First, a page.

The Texas House adjourned a special legislative session yesterday without passing a bill that would have limited transgender people's access to bathrooms in schools and public buildings. The measure, until it died, had the support of Republican Governor Greg Abbott and the Senate, but business leaders and civil rights groups opposed it, arguing it would "advance bigotry" and have negative effects on the state economy.
“It is now clearer than ever: nobody but a handful of extremists wants laws that discriminate — in Texas or in any state,” Mara Keisling, executive director of the National Center for Transgender Equality, said in a statement. “We recognize that these extremists may not learn from their failures. We remain vigilant and ready to keep fighting.”
The legislation would have barred transgender individuals from using the restroom that best matches their gender identity. Thousands of people marched on the State Capitol to voice their opposition to the measure, arguing that it would demonize the transgender community. CEOs from 51 Fortune 500 companies publicly condemned the measure; 20 of those companies have headquarters in Texas.
“I have a very strong point of view on the so-called bathroom bill,” said real estate developer Harlan Crow, who is one of several Dallas-based CEOs to oppose the legislation who spoke to The Dallas Morning News. “I hold it firmly. That doesn’t make me think that Texas is not being served well by the leadership.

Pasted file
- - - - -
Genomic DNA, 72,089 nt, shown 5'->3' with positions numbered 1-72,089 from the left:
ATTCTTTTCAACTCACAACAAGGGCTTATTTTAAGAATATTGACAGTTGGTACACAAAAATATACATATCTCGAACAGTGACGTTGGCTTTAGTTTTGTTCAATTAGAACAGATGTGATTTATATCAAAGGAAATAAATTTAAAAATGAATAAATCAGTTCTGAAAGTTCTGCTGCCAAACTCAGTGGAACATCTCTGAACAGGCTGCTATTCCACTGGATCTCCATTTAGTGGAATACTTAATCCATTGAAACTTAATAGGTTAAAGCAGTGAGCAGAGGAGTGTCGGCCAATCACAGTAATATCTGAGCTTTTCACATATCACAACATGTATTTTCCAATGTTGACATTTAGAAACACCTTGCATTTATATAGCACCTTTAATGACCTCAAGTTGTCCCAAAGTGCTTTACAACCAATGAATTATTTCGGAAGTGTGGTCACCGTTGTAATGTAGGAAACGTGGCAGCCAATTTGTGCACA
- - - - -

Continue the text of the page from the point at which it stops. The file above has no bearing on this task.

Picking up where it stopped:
Republican Representative Byron Cook admitted that the outcry from business leaders convinced him that backing the measure would prove detrimental to the state's economic prospects.
“In the end, we need to have common sense on how we approach these issues,” Cook said last week, noting that he had not yet heard a strong argument favoring the bill. “If we pass this legislation, it wouldn’t serve any purpose but would push this state off a cliff.”
Others took the loss much more personally.
"I'm disappointed," said Lois Kolkhorst (R-Brenham), who authored the legislation. "In our most intimate spaces, there should be some lines drawn." Kolkhorst noted "there has not been a more contentious issue this session," but said she is ready to "take a few breaths and go home."
Lieutenant Governor Dan Patrick accused House Speaker Joe Straus, a fellow Republican, of obstructing the will of the state. “They [Texans] don’t want their children showering together, boys and girls in the 10th grade, sharing locker rooms and restrooms,” he said in a news conference. “And women want to be protected.”
The proposed measure would have mirrored legislation passed last year in North Carolina that overturns local gay and transgender protections. The bill was a direct response to a prior non-discrimination ordinance in the city of Charlotte, which had offered a wide range of protections. Most notably, the Charlotte ordinance allowed citizens to use the restroom that best matches their gender identity. State lawmakers acted ostensibly out of concern that women and children could be victimized by sexual predators posing as transgender to enter women’s restrooms.
North Carolina eventually repealed portions of the "bathroom bill." A compromise agreement removes the limits on trans bathroom use but allows state lawmakers to retain control over policy on public restrooms.